- His principal reason for making the journey was to visit his family.
- The general principle is that education should be available to all children up to the age of 16.
Profit —– Prophet
- The shop’s daily profit is usually around $500.
- He sent for Teiresias, the old blind prophet, the most revered of Thebans.
Rain —– Reign
- There will be heavy rain in most parts of the country.
- A higher synthesis, one ushering in a new reign of peace and harmony, under a benign and ever just science.
Red —– Read
- We painted the door bright red.
- I was shocked when I read of his death.
Right —– Write
- Keep on the right side of the road.
- She had to write a report on the project.
Ring —– Wring
- She left a dirty ring around the bath.
- They are always trying to wring additional funds from the government.
Rode —– Road
- He rode away across the marshes.
- I ran down the road to see what was happening.
Role —– Roll
- They want to limit the role of government.
- I tried to roll him onto his side.
Rouse —– Rows
- We don’t want to rouse any suspicions.
- There were always rows when my dad got home.
Rung —– Wrung
- I have rung the world from these boxes and feel a great affection and gratitude towards them.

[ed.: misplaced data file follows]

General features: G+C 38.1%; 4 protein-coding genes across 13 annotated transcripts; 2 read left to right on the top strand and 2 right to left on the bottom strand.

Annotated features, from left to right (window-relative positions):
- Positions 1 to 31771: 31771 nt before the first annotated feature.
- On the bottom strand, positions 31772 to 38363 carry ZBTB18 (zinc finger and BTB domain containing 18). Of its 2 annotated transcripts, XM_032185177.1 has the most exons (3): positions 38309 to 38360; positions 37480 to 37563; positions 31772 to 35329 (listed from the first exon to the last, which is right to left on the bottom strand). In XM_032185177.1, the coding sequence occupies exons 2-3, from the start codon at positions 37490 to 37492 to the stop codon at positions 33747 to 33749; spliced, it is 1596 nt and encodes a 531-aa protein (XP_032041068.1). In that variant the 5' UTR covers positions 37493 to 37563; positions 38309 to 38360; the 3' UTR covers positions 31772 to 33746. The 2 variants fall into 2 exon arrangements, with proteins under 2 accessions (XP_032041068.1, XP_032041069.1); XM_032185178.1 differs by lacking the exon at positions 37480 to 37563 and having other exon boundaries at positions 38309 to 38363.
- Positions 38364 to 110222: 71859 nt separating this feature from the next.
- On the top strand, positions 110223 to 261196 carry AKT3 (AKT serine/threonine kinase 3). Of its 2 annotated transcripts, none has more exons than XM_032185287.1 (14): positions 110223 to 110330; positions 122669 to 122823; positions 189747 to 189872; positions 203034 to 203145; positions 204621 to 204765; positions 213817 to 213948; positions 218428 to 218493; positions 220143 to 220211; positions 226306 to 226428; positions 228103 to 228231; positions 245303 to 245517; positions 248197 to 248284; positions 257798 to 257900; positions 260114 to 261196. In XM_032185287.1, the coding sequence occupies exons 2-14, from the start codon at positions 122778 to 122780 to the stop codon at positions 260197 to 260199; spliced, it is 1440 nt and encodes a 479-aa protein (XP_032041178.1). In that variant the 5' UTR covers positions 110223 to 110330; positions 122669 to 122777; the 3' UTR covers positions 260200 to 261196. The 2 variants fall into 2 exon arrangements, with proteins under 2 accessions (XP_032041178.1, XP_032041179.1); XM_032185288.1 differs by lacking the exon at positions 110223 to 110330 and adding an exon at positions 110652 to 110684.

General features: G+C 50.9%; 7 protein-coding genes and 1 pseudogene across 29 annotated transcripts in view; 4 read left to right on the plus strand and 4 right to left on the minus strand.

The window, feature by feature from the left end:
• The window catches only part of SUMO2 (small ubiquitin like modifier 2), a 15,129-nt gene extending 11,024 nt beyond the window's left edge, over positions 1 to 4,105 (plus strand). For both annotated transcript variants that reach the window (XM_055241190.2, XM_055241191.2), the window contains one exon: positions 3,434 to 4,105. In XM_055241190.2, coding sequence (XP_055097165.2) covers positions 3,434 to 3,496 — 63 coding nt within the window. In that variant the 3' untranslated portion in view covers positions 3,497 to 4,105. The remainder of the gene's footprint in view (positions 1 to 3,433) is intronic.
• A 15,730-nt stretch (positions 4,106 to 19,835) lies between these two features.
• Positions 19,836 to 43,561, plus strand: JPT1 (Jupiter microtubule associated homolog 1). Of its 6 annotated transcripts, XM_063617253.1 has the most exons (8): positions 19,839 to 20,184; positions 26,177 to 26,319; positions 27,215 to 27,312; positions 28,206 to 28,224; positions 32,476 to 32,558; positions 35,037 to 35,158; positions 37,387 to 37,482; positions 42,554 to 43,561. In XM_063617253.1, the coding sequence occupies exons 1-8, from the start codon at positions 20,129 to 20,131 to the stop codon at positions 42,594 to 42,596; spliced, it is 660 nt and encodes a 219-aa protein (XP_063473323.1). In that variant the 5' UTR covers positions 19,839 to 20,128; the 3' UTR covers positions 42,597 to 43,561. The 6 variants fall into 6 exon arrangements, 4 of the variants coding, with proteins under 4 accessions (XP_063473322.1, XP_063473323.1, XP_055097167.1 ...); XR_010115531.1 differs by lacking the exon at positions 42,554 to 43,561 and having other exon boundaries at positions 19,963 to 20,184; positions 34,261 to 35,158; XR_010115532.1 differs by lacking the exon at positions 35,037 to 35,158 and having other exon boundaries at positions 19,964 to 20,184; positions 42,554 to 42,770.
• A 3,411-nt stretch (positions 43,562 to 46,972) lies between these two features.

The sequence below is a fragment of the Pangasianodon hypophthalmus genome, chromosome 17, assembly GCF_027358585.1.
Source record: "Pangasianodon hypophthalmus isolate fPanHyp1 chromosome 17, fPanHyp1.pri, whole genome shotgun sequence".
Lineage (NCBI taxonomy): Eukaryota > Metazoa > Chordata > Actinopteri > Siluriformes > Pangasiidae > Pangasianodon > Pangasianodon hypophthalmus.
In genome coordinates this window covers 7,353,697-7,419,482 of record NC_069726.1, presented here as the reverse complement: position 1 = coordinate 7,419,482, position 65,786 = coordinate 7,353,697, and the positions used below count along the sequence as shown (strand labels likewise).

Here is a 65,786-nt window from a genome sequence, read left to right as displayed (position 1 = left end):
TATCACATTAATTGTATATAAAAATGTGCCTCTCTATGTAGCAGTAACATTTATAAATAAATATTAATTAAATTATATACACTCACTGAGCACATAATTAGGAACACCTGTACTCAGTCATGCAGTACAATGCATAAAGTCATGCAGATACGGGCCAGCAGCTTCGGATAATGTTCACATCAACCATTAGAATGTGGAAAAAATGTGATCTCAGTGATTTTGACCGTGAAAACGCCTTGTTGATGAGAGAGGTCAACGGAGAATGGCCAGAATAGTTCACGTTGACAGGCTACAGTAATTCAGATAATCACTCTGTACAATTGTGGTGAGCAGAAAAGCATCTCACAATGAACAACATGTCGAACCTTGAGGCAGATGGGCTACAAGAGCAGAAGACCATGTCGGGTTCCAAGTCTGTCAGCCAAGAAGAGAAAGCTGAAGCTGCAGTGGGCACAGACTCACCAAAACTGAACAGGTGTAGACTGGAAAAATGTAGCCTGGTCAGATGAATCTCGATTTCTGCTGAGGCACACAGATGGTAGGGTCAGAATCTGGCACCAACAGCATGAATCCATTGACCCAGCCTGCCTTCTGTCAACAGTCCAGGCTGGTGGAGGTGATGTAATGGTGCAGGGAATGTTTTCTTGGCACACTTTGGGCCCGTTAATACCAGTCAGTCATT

- Sally wrung out the socks and hung them on the towel rack.
Sail —– Sale
- She always wanted to sail around the world.
- The use and sale of marijuana remains illegal.
Sauce —– Source
- Stir in fish sauce, coconut milk, sugar, and lime juice and bring to a simmer.
- Beans are a very good source of protein.
Scene —– Seen
- The police soon arrived at the scene of the crime.
- He crouched down so he couldn’t be seen.
Scull —– Skull
- You didn’t scull too badly today.
- Her skull was crammed with too many thoughts.
See —– Sea
- She looked for him but couldn’t see him in the crowd.
- The waste was dumped in the sea.
Shoe —– Shoo
- What’s your shoe size?
- You shoo the dog out of the kitchen.
Side —– Sighed
- They crossed from one side of London to the other.